As I shared not long ago, we bought a house and I began gardening. Very quickly, my reading in conjunction with this new venture has given me a new desire: to create a safe haven for certain wildlife in my own backyard.
Did you know that bee populations have been radically declining? While neonicotinoids (the root in there is nicotine, for pronunciation help) are likely part of the problem, and avoiding using them or buying plants treated with them can be an important step, it’s not the whole picture. Scientists aren’t precisely sure what the whole picture is yet, but it’s likely a combination of factors, one being overuse of pesticides on the plants bees collect pollen from. Bees are vital to our food supply, and need our protection.
Bird populations are also declining nationwide; faster in some places than others. Much of this is habitat destruction, so obviously sharing our habitat with them could be of vital significance in stopping this trend, along with greater conservation of natural resources.
Although we don’t get many this far north, monarch butterflies are included in this sad trend. In 2003 they took up 27.5 acres in the hibernation area in Mexico. In 2013, it was just over 1.5. They bounced back some last year, but not totally. Again, herbicides in agriculture are of some of the blame.
Bat populations are on the decline too. Part of this is a disease, likely caused by a fungus. The disease will likely sort itself out once the population decreases to resistant bats and they breed, but perhaps only after extinction of some species. But part is also habitat destruction. We may not all like bats (I personally have no problem with them), but they are hugely important to pest control. Insofar as we can help with the habitat problem, we should.
So what can the average homeowner do to help all of these, even if in small ways? After all, enough people doing something small can add up to a big difference.
For bees, we can switch to safer pest control. If we want to get more involved, supporting petitions and legislation again overuse of harmful pesticides and looking for/utilizing safer, viable alternatives in agriculture is an option too. Further, when considering flowers for your garden, consider flowers that are particularly attractive to bees. If you’re providing safe pollen sources, you’re doing your part.
Further, if you have a bee hive too close to your house, or encounter a swarming hive, call a beekeeper rather than an exterminator. But if you have land, no one allergic in your home, and they’re not too near the house or frequented areas, just leave them be and give them space. Your garden will thank you.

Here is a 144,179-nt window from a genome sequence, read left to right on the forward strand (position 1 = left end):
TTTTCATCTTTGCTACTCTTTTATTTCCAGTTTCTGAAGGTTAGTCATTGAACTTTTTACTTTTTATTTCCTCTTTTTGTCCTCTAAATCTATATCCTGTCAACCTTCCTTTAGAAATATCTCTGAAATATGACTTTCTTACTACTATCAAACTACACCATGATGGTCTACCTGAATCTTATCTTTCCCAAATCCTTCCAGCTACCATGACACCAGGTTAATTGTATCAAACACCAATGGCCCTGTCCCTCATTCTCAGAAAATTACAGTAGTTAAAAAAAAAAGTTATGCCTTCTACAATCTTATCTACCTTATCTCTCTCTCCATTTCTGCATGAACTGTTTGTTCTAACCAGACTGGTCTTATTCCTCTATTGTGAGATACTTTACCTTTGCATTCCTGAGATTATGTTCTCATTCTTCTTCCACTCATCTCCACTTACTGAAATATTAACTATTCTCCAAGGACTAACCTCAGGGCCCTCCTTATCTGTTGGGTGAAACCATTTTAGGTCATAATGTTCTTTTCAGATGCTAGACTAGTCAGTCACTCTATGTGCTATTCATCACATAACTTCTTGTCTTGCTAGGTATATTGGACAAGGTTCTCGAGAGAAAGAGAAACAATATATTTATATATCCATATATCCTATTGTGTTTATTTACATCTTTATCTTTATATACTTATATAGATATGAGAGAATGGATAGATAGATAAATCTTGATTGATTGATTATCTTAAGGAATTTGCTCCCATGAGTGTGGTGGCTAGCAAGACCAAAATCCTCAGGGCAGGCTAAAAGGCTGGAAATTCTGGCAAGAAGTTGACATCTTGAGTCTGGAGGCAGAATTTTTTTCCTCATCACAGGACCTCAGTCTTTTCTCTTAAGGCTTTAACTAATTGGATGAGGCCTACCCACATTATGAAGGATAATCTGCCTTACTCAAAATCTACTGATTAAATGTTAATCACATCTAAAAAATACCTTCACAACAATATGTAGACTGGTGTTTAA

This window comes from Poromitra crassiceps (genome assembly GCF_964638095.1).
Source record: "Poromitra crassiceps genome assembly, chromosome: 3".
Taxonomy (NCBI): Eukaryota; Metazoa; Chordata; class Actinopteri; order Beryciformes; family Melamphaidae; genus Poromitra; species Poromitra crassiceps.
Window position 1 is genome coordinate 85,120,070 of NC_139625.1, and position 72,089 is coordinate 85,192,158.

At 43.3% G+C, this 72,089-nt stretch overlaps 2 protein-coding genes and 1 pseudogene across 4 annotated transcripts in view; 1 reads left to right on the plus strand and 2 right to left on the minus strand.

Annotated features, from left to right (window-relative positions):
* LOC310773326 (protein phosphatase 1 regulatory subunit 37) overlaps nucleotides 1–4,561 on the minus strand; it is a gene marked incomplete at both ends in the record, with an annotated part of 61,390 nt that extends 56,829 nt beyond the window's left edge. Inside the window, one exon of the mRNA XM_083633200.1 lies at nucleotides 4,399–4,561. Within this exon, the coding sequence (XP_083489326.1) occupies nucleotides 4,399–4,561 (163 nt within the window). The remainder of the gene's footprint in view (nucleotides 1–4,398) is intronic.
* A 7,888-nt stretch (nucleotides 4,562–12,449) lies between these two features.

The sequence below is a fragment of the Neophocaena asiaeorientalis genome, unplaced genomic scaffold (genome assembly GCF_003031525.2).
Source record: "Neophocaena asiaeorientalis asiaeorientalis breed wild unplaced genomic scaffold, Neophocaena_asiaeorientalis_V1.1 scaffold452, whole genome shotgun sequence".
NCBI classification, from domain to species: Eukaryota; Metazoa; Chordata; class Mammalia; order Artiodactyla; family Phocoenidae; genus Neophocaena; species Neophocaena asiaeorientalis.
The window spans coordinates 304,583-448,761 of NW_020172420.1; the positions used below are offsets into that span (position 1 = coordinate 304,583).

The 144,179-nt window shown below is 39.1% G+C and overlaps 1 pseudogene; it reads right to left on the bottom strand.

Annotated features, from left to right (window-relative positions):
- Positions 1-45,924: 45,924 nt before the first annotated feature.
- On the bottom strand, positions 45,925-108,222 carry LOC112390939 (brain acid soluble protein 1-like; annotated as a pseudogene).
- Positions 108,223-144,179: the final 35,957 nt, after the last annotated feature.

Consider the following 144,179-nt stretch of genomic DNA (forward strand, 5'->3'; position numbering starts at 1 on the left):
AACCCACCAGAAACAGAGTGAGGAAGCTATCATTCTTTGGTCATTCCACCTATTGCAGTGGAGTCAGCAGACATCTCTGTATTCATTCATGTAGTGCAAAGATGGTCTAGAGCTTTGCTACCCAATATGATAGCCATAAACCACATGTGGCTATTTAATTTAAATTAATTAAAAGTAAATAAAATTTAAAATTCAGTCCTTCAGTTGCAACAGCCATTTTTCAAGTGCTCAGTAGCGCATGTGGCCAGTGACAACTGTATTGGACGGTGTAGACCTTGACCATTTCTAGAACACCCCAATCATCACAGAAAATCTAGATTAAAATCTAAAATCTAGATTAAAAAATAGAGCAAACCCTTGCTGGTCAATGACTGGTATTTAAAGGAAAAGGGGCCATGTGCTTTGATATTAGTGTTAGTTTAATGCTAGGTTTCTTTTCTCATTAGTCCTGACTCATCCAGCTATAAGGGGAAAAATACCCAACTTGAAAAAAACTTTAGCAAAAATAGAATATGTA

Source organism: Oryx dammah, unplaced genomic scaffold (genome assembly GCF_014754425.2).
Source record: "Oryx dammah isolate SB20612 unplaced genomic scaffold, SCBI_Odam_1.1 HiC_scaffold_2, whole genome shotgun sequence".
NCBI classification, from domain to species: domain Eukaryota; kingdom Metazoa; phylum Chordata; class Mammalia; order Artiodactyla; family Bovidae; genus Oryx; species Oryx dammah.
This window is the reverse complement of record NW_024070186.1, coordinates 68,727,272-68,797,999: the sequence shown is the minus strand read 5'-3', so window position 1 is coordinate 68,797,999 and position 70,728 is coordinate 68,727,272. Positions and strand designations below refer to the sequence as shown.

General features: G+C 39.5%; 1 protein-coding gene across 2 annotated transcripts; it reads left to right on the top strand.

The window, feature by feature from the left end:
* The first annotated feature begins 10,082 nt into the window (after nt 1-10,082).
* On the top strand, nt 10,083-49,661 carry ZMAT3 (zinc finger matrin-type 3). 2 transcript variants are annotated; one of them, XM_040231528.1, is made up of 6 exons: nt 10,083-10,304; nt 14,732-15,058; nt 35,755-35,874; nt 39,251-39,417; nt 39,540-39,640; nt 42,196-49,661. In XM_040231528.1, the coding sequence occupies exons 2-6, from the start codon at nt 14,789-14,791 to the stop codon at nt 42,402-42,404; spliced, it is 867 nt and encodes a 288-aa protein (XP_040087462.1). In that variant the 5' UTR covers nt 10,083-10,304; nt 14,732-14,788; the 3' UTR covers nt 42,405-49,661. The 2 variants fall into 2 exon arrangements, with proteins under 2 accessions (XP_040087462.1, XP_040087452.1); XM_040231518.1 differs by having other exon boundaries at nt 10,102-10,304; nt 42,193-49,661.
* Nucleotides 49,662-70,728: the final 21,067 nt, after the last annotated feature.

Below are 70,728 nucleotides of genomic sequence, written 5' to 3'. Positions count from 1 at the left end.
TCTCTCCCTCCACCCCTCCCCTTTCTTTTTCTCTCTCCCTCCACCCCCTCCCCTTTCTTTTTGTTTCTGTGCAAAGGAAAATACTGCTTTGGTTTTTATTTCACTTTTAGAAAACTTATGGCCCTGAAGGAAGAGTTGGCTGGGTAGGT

Finally, for bees, make or buy a bee condo and mount it in a sheltered location. Female mason bees will use them to lay their eggs. Mason bee males don’t sting and females rarely do, so they’re pretty safe to invite into the yard. They’re blue, which is pretty cool. There’s no beekeeping responsibilities with this option, unlike keeping a hive. If you have the space and inclination for keeping a hive, go for it.
On to butterflies! These are also pollinators, so your garden will thank you for them too. Like bees, flowers that attract butterflies are a great option. There’s a lot of crossover between the two.
Providing food and water sources, which can be very decorative, helps too.
My perennial garden includes this super simple butterfly puddler. Butterflies have to drink from shallow water, mud, or damp sand, all of which become more scarce in summer. Adding one of these, kept wet, in warm weather can attract butterflies for a drink. A butterfly feeder hung from a tree is another possibility.
Birds may eat our berries, but they also eat bugs and are vital to the food chain, so welcoming them by leaving nests in trees, adding a bird bath to the yard, and hanging a feeder and bird houses from a tree is free pest control.
Ditto to bats. Mosquito reduction like no other. And guess what? There’s such thing as bat houses. They have to be hung 15-25 feet high (no more, no less) and placed in the sunshine. It can take a few seasons to get some roosting critters in there.
A lot of these include projects that can be done with kiddos, along with fun learning experiences. Don’t pass up the opportunity!